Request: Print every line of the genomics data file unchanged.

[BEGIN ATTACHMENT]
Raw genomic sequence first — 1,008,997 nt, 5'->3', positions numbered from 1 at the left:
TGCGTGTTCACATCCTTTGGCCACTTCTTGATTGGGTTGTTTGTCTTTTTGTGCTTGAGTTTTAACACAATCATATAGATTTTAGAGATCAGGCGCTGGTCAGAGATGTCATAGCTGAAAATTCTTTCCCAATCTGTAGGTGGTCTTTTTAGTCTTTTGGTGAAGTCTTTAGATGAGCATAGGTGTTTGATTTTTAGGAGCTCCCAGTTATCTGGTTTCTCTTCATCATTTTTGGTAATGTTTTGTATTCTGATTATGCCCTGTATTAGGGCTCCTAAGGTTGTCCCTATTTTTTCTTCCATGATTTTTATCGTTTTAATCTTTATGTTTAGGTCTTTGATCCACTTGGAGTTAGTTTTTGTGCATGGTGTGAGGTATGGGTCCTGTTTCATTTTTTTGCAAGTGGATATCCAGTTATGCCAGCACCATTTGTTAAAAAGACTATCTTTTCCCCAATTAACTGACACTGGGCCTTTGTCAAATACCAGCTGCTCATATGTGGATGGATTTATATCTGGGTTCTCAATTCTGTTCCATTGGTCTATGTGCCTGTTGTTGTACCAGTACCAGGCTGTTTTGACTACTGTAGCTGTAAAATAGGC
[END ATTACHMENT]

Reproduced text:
Raw genomic sequence first — 1,008,997 nt, 5'->3', positions numbered from 1 at the left:
TGCGTGTTCACATCCTTTGGCCACTTCTTGATTGGGTTGTTTGTCTTTTTGTGCTTGAGTTTTAACACAATCATATAGATTTTAGAGATCAGGCGCTGGTCAGAGATGTCATAGCTGAAAATTCTTTCCCAATCTGTAGGTGGTCTTTTTAGTCTTTTGGTGAAGTCTTTAGATGAGCATAGGTGTTTGATTTTTAGGAGCTCCCAGTTATCTGGTTTCTCTTCATCATTTTTGGTAATGTTTTGTATTCTGATTATGCCCTGTATTAGGGCTCCTAAGGTTGTCCCTATTTTTTCTTCCATGATTTTTATCGTTTTAATCTTTATGTTTAGGTCTTTGATCCACTTGGAGTTAGTTTTTGTGCATGGTGTGAGGTATGGGTCCTGTTTCATTTTTTTGCAAGTGGATATCCAGTTATGCCAGCACCATTTGTTAAAAAGACTATCTTTTCCCCAATTAACTGACACTGGGCCTTTGTCAAATACCAGCTGCTCATATGTGGATGGATTTATATCTGGGTTCTCAATTCTGTTCCATTGGTCTATGTGCCTGTTGTTGTACCAGTACCAGGCTGTTTTGACTACTGTAGCTGTAAAATAGGC